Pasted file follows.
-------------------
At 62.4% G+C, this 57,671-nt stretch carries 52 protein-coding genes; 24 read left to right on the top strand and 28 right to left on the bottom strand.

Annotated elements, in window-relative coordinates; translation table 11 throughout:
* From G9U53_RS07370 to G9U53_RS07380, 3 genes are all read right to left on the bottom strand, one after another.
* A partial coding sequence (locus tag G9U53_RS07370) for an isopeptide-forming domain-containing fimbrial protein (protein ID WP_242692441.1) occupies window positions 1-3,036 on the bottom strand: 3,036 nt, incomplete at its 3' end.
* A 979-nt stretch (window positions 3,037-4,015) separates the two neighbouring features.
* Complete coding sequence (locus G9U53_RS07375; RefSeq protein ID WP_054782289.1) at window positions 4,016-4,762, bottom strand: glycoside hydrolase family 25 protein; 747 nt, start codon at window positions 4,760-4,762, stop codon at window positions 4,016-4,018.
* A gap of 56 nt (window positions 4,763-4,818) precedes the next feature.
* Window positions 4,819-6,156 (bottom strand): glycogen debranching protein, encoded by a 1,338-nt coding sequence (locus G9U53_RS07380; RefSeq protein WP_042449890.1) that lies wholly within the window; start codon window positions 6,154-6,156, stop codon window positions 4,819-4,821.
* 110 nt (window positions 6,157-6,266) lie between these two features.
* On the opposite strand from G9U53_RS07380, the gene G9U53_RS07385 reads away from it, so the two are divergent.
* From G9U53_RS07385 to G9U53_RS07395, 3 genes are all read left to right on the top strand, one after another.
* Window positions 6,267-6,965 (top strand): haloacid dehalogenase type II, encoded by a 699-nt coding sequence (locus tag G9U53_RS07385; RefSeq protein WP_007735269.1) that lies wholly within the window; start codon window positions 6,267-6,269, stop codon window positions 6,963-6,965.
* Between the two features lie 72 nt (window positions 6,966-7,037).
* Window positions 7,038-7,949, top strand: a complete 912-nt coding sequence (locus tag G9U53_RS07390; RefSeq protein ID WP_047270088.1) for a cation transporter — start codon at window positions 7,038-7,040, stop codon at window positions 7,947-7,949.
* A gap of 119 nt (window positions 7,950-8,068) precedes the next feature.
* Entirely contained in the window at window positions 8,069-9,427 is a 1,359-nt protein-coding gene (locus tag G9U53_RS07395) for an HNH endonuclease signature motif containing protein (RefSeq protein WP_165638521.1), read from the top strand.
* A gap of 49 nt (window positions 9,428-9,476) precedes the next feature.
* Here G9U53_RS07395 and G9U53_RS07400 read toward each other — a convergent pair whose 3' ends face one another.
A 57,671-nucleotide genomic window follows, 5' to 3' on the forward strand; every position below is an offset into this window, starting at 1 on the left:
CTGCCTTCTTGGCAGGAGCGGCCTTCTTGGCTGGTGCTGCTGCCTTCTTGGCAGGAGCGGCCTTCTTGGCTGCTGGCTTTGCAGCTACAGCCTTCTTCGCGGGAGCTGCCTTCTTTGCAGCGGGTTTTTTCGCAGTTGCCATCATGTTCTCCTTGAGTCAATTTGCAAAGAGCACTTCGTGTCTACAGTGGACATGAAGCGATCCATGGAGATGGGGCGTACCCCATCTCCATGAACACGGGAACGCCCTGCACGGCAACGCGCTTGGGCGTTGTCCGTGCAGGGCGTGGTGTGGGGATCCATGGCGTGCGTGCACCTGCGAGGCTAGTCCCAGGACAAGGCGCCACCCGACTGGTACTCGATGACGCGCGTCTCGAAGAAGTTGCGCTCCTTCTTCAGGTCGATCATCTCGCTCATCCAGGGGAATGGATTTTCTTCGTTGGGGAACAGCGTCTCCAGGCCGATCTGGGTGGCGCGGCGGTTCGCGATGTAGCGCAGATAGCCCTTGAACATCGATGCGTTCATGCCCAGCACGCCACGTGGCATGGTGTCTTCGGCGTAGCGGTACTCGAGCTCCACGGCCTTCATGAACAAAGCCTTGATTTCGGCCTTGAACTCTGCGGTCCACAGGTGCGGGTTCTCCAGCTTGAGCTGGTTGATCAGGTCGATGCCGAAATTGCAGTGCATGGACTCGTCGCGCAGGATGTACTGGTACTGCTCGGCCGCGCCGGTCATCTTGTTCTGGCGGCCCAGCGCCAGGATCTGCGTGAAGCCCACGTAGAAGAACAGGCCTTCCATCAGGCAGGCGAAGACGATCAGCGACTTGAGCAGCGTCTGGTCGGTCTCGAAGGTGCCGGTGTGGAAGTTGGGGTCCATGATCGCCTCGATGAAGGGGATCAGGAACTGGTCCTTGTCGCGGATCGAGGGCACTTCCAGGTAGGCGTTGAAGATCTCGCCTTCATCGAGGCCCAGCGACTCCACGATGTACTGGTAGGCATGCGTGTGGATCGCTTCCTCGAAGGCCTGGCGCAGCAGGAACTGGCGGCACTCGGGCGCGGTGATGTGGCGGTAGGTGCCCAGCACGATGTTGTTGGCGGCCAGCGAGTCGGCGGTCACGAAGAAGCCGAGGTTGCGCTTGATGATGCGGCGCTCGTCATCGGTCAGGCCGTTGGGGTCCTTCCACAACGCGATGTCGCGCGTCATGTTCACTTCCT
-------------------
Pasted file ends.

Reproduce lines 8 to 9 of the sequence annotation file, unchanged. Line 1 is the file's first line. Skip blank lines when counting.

* Window positions 4,819-6,156 (bottom strand): glycogen debranching protein, encoded by a 1,338-nt coding sequence (locus G9U53_RS07380; RefSeq protein WP_042449890.1) that lies wholly within the window; start codon window positions 6,154-6,156, stop codon window positions 4,819-4,821.
* 110 nt (window positions 6,157-6,266) lie between these two features.